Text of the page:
Recent work

 

These are some of the pieces I have been working on this summer.  A few were unfinished pieces, that I finally got around to completing.  The three medicinal herbs, wintergreen, bridewort and foxglove are all on 5×7″ canvas board.  Painted from my own photo collection.  The American Catalpa is painted from a tree in my own backyard.  The abstracted painting of blue and yellow and green trees started out en plein air but was abstracted in studio and is still incomplete.  The black lab was a photo from camping last summer at a hunting camp on Copper Lake near Old Forge NY.  And is a painting of my dog.  The two recent abstractions painted on gessoed archival canvas board with a gallery frame, are inspired by the Schweinfurth’s Quilting by the Lake show.

 

I have not painted A lot  this summer, what with babysitting my precious, bright, cheerful, and darling grand daughter.  Wouldn’t change a single thing there.  Would go through every trauma, struggle and heartbreak a thousand times to have her in my life.  I also have been struggling with the chronic disease that reared its ugly head after a 1200 calorie diet threw my whole system off.  I have lost weight but at what price? I am also taking a graduate arts administration class this summer which is super time consuming but worth it.  I am also downsizing tremendously and have gotten rid of some furniture, electronics, books which I can no longer read due to my vision problems (thank the goddess for iPads), clothing, purses, shoes and household items. And of course flat water paddling is my favorite past time besides babysitting, painting and reading.  (I must have read 15 books already this summer).

 

I am am thinking about how all my work fits together, and really having some deep meta cognitive thoughts.  I want to put my love of fiber arts, my realism, my abstractions, my love of line pattern and color altogether into a coherent retrospective of my work.  I guess that is my next goal to kind of weed out more chafe and sort it all into a timeline and mental gathering of my life’s work.

Thats it. 😘😘

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Paul Cezanne and American Abstract Artists

 

One of the first master copies I ever did was one of the incarnations of Paul Cezanne’s Mt. Saint Victoire.  During a critique the other day I was called an American Abstract artist which made me think of my inspirations throughout the years, Cezanne, the artists of The Steiglitz liniage, O’Keeffe, Hartley and Dove and how I have noticed some similarities in their paintings as shown above.  Less so with the O’Keeffe but I am sure there is one out there I have to find it, that shows direct influence of Cezanne.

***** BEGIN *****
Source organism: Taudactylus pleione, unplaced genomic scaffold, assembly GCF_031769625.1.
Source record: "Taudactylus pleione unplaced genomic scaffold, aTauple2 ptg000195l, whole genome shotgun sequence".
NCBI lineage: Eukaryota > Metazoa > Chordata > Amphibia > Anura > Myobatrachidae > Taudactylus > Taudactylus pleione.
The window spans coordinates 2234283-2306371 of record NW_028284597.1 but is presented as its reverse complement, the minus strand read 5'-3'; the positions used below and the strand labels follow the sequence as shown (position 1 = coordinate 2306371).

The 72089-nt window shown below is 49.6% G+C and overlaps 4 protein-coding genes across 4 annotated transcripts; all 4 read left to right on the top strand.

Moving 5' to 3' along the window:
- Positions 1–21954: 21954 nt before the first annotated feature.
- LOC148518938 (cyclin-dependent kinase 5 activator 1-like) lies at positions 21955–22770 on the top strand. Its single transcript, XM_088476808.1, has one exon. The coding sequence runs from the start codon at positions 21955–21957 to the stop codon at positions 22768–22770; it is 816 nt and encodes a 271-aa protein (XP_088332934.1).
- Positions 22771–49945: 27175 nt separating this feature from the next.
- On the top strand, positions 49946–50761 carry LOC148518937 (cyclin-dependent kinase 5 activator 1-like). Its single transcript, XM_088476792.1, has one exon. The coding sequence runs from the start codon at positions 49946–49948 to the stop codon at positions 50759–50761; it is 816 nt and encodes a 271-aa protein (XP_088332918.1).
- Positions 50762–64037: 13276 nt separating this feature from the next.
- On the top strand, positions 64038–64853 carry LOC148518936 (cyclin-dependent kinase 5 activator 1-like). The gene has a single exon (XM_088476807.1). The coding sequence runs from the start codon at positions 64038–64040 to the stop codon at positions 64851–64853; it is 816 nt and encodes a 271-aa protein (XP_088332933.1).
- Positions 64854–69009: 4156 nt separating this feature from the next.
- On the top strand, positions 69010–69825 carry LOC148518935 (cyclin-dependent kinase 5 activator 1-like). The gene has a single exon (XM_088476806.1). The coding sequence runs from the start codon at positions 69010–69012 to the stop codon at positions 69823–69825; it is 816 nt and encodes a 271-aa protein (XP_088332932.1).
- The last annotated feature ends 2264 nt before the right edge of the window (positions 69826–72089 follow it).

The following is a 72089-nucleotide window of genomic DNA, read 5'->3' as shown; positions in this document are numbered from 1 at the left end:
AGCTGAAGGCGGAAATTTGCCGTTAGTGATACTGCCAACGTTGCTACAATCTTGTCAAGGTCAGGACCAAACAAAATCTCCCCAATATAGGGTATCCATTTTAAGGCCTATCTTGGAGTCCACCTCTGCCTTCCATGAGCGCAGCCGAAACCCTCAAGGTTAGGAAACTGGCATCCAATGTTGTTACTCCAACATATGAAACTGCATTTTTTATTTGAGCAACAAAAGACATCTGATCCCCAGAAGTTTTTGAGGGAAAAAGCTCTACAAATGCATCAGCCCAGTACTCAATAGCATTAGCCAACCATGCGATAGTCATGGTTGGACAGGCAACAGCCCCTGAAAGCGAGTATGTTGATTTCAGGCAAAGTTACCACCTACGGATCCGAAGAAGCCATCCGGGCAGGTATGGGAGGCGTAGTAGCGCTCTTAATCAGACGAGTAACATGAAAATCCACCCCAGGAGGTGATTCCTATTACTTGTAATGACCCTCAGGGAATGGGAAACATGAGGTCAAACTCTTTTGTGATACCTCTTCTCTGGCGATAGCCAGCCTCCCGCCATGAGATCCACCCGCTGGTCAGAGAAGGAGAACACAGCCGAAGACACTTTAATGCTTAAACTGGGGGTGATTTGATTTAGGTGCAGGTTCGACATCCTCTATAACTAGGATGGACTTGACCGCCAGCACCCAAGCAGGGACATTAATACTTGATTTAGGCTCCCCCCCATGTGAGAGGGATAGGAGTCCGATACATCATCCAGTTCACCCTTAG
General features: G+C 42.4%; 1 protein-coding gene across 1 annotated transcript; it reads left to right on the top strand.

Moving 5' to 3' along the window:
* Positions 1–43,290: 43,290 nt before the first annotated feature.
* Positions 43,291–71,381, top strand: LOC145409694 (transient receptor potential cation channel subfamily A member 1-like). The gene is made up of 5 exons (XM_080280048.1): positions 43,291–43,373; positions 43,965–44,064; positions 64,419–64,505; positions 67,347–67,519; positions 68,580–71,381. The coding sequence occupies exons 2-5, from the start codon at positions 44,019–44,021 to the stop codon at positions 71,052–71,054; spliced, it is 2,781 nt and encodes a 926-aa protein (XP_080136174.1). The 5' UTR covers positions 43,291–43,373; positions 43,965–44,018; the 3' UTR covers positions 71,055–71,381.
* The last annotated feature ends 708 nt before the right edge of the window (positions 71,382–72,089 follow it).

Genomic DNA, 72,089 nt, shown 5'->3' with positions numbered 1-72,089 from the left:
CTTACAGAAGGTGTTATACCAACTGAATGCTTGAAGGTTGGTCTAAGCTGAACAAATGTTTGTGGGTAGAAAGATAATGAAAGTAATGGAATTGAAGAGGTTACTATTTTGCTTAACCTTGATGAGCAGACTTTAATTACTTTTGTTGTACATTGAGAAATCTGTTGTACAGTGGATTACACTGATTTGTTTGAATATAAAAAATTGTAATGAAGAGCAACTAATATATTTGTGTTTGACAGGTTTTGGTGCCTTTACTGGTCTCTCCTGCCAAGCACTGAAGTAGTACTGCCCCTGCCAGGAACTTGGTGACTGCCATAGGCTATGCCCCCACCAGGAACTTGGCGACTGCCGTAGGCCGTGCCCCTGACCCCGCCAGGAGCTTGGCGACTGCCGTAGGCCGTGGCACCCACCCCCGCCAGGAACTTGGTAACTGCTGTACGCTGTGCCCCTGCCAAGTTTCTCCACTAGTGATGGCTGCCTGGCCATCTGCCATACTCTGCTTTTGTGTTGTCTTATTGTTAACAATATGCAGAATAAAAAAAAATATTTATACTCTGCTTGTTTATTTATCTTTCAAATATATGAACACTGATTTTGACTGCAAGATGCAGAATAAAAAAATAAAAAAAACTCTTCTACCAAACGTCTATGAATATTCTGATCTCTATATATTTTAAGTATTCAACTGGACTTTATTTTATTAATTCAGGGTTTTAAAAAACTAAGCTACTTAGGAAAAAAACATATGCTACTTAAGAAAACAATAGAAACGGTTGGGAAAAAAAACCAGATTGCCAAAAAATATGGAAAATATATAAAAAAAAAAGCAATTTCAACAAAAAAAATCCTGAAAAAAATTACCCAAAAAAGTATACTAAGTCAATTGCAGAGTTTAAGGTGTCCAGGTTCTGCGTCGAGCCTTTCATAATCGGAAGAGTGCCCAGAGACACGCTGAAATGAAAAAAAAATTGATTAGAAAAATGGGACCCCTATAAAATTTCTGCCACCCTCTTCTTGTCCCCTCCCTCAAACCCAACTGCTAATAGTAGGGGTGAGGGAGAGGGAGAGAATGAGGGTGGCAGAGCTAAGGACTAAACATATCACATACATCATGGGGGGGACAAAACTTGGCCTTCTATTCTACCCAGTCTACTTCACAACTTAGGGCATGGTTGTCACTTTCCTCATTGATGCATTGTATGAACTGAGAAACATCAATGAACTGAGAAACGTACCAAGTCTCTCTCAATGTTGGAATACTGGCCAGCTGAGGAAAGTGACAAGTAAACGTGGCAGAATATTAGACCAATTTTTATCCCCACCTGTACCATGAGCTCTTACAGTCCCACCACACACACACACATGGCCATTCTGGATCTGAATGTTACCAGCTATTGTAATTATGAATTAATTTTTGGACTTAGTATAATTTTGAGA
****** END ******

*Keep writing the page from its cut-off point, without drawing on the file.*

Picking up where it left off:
These are a few favorites:

 

I am also a big fan of Henry Moore (not an American abstract artist but a defining influence) and his flowing forms and smooth lines

And and the simplified shapes and smoothness of the paint and the flowing lines of Thomas Hart Benton

Other artists her artists whom I love and have influenced me are Wassily Kandinsky, Kathe Kollwitz and Ansel Adams:

What these all have to do with each other is beyond me at the moment.  Maybe a better analyst can help me figure it out?  I would love to hear someone else’s thoughts on this.

On the (easel) Dining Room Table

I spent the morning cleaning and organizing the studio.  Having the desk next to my work table was just awkward and was a poor use of the desk.  After several hours of work I went out for fish at Rudy’s a local iconic favorite.

When I returned I got to work on an assignment for the graduate painting class I am taking at SUNY Oswego.  I took the class to improve my skills and to start to show my work, because it is ridiculous that I have been painting and making art for 25 years and have had no commercial exposure.  After  completing the painting of the back yard, the assignment was to make some collages based on my backyard painting but collages in general.